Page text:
03-22-2018  8:46 am      •     
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County Creates New Fund to Diversify Construction Trades

The Construction Diversity and Equity Fund will draw 1% from county remodeling projects with budgets above 0,000 ...

Yohlunda Mosley Named PSU’s New Assistant VP for Enrollment

New Assistant VP for Enrollment gets started at PSU on March 19 ...

Portland Parks & Recreation Celebrates Refugees & Immigrants March 16

Event takes place at East Portland Community Center ...

Rental Services Listening Session

Help shape Portland's rental housing policy ...



Black Women You Should Know

Julianne Malveaux on the next generation of Black women leaders ...

Access to Safe, Decent and Affordable Housing Threatened

Trump era rollbacks in lending regulations could make life harder for Blacks in the housing market ...

Civility on Social Media Is Dead

Bill Fletcher discusses the lack of penalties for obnoxious behavior on social media ...

The Rise of the New Congolese Resistance

Protesters calling for free and fair elections have been met with violence by the Kabila government ...



The Oregon Legislature
SHEILA V KUMAR, Associated Press

SALEM, Ore. (AP) — Oregon lawmakers in both chambers are making it easier for a large cohort of students to pay for their higher education under two bills they passed Thursday, despite criticism the programs could be too costly or unfairly favor some students over others.

Under a measure that was given overwhelming bipartisan support by senators, some Oregon students would qualify for tuition waivers at community colleges. House lawmakers also gave approval to a contentious bill that allows some students living in the U.S. without legal permission to apply for and receive state financial aid.

Both drew pushback from legislators who said the state's budget couldn't afford the additional costs while others pointed to the limited number of scholarships available to students in the U.S. legally.

Advocates for the community college bill touted a program known as the "last-dollar scholarship," which means the proposal will fill in whatever tuition federal and state dollars don't cover.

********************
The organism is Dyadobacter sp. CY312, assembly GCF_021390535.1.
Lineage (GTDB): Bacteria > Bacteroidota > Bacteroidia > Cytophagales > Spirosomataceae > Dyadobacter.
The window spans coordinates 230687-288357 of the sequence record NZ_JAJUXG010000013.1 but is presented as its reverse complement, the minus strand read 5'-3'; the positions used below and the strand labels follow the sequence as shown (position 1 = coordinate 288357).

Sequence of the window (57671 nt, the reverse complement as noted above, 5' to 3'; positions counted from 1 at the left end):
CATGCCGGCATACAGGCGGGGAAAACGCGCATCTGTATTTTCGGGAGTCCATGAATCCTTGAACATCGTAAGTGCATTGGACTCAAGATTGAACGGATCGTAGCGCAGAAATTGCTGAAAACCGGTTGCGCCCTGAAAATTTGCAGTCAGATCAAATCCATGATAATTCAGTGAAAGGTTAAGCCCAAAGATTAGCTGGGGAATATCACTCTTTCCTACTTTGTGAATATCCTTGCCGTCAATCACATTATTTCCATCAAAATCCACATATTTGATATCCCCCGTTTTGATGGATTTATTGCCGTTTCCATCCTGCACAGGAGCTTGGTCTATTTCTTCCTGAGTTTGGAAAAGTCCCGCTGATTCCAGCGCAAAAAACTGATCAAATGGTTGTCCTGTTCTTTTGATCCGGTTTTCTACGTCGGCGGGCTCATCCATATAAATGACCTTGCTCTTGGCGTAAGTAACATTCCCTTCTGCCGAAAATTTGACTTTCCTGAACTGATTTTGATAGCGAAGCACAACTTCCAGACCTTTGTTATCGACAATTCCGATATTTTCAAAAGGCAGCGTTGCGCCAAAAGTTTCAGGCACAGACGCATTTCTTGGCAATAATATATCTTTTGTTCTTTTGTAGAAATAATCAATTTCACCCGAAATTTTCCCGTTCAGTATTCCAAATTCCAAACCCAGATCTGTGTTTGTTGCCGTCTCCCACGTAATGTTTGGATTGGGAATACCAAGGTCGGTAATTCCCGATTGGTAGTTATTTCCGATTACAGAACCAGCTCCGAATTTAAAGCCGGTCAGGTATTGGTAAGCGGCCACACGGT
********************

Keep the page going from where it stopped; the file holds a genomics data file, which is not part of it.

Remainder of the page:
Not all students would qualify for the waivers. Some of the stipulations include requiring students to have achieved at least a 2.5 grade point average in high school. They also would have to have applied for and accepted all federal and state grants available to them and would be on the hook for a $50 fee.

"Without any kind of training or any kind of education out of high school, we all know there's only one real path, a path that leads to poverty. And these days poverty is getting pretty expensive," said Beaverton Democrat Sen. Mark Hass, who carried the bill in the Senate.

Though lawmakers from both sides of the aisle gave the measure their support, some still expressed concern about the state's ability to handle the additional costs.
"I remain deeply concerned that once this bill and its incumbent escalating costs comes into effect it simply isn't going to be sustainable," said Sen. Betsy Johnson, a Scappoose Democrat.

The measure passed 28-1. It now heads to the House.

The student aid bill in the House has also drawn criticism it could put too much strain on the state budget since around 40 percent of the 120,000 students eligible for financial aid actually receive a grant. Lawmakers decided two years ago to allow Oregon high school graduates to pay in-state tuition at public universities regardless of their immigration status, but currently, only legal residents could qualify for state-funded scholarships.

While several Republicans supported the 2013 bill allowing in-state tuition regardless of immigration status, the vote to give them scholarships fell along party lines. Several Republicans who supported in-state tuition measure said they'd told their constituents that the affected students wouldn't be eligible for taxpayer-funded scholarships.

Because there are a limited number of Opportunity Grants, students in the country illegally will claim scholarships that would otherwise go to legal residents, said Rep. Mark Johnson, a Hood River Republican who supported the 2013 bill.

The measure passed 34-25 and now goes to the Senate.


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